Christopher S. Cramer
Chris S. Cramer
Christopher S. Cramer
Research area: Breeding, Genetics, Onions, Quantitative Genetics, Crop Production
Our breeding program develops onion cultivars for growers in New Mexico. Very few commercial onion cultivars are adapted to the growing conditions found in New Mexico. In addition, the onion acreage in New Mexico is too small to warrant specific cultivar development by commercial seed companies. Our program develops high yielding, high quality, disease resistant, and bolting resistant cultivars that allow growers in New Mexico to be competitive with other onion markets in the United States.
AGRO/HORT 100G (Introductory Plant Science) is an introductory course that exposes freshmen and sophomore students in agriculture related majors to the many disciplines of plant science. Students learn plant systematics, plant anatomy, soil science, plant physiology, plant propagation, plant breeding and genetics, landscape design, crop production, crop physiology, and pest management. Students take field trips to research facilities, library, growers' fields, commercial nurseries, and grocery stores. In the laboratory, students gain practical experience in crop production, transplanting, pruning, dissection, identification, plant propagation, and plant breeding. Students write an essay based upon current issues involving plant science and present their essay before the class. 4 credits hours with a lab.
AGRO/HORT 670 (Biometrical Genetics and Plant Breeding) is an upper level graduate course that examines quantitative genetics and how it can be used in a plant breeding program. Topics covered in the course included single gene inheritance, gene frequency, inbreeding, identity of alleles by descent, covariance of traits, covariance between individuals, epistasis, mating designs, gain from selection, heritability, heterosis and inbreeding depression, genotype by environment interaction, path analysis, and quantitative trait loci. 3 credit hours.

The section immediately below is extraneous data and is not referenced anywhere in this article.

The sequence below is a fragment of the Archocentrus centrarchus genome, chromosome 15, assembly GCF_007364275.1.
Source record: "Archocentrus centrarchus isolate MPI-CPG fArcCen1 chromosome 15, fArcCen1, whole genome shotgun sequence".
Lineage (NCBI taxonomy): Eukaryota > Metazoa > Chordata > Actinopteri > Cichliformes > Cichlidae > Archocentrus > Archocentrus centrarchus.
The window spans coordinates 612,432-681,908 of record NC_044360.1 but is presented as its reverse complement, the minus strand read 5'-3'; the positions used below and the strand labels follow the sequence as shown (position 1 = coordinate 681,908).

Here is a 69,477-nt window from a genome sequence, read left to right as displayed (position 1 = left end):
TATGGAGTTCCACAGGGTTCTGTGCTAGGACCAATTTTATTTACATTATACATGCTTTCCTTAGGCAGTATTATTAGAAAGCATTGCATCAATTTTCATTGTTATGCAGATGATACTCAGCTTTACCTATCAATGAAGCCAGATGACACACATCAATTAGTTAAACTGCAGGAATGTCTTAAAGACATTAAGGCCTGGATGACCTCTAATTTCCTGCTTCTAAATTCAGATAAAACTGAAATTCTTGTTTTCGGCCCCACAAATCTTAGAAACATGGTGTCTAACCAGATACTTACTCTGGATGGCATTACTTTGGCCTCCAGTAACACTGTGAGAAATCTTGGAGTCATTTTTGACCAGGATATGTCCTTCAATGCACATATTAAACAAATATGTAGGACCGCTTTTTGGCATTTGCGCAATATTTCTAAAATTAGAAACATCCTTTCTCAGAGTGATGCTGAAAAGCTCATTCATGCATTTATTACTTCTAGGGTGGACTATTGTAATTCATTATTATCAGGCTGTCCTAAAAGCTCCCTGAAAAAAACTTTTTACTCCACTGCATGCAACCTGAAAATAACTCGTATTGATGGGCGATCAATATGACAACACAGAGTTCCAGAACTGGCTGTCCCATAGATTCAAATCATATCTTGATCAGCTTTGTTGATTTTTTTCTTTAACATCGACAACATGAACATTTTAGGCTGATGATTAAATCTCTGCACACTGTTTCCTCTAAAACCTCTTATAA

HORT 205 (Introduction to Horticulture) is an introductory course open to all majors in the university. Students learn plant anatomy, soil science, plant physiology, plant propagation, plant breeding and genetics, plant systematics, crop production, crop physiology, greenhouse and nursery management, and pest management. The course offers students flexibility in completing a course without having to come to campus on certain days or at certain times. First entirely web-based, distance education course offered by the department. 3 credit hours.